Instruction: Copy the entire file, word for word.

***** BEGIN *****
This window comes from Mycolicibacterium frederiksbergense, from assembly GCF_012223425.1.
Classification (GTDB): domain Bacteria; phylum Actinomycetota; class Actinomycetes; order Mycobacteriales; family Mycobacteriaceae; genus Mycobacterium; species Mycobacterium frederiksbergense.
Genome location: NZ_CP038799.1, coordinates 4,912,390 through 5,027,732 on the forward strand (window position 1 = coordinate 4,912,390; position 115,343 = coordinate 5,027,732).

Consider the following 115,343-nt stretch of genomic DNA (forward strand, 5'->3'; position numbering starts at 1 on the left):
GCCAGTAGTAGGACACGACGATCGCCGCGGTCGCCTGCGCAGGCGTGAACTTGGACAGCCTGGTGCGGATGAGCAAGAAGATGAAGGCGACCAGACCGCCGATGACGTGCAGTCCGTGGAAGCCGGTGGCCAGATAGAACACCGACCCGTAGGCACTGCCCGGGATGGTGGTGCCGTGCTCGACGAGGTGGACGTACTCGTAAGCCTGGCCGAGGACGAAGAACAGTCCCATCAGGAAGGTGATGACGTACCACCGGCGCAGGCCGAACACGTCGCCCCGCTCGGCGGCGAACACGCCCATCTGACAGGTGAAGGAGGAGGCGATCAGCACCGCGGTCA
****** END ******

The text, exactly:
This window comes from Mycolicibacterium frederiksbergense, from assembly GCF_012223425.1.
Classification (GTDB): domain Bacteria; phylum Actinomycetota; class Actinomycetes; order Mycobacteriales; family Mycobacteriaceae; genus Mycobacterium; species Mycobacterium frederiksbergense.
Genome location: NZ_CP038799.1, coordinates 4,912,390 through 5,027,732 on the forward strand (window position 1 = coordinate 4,912,390; position 115,343 = coordinate 5,027,732).

Consider the following 115,343-nt stretch of genomic DNA (forward strand, 5'->3'; position numbering starts at 1 on the left):
GCCAGTAGTAGGACACGACGATCGCCGCGGTCGCCTGCGCAGGCGTGAACTTGGACAGCCTGGTGCGGATGAGCAAGAAGATGAAGGCGACCAGACCGCCGATGACGTGCAGTCCGTGGAAGCCGGTGGCCAGATAGAACACCGACCCGTAGGCACTGCCCGGGATGGTGGTGCCGTGCTCGACGAGGTGGACGTACTCGTAAGCCTGGCCGAGGACGAAGAACAGTCCCATCAGGAAGGTGATGACGTACCACCGGCGCAGGCCGAACACGTCGCCCCGCTCGGCGGCGAACACGCCCATCTGACAGGTGAAGGAGGAGGCGATCAGCACCGCGGTCA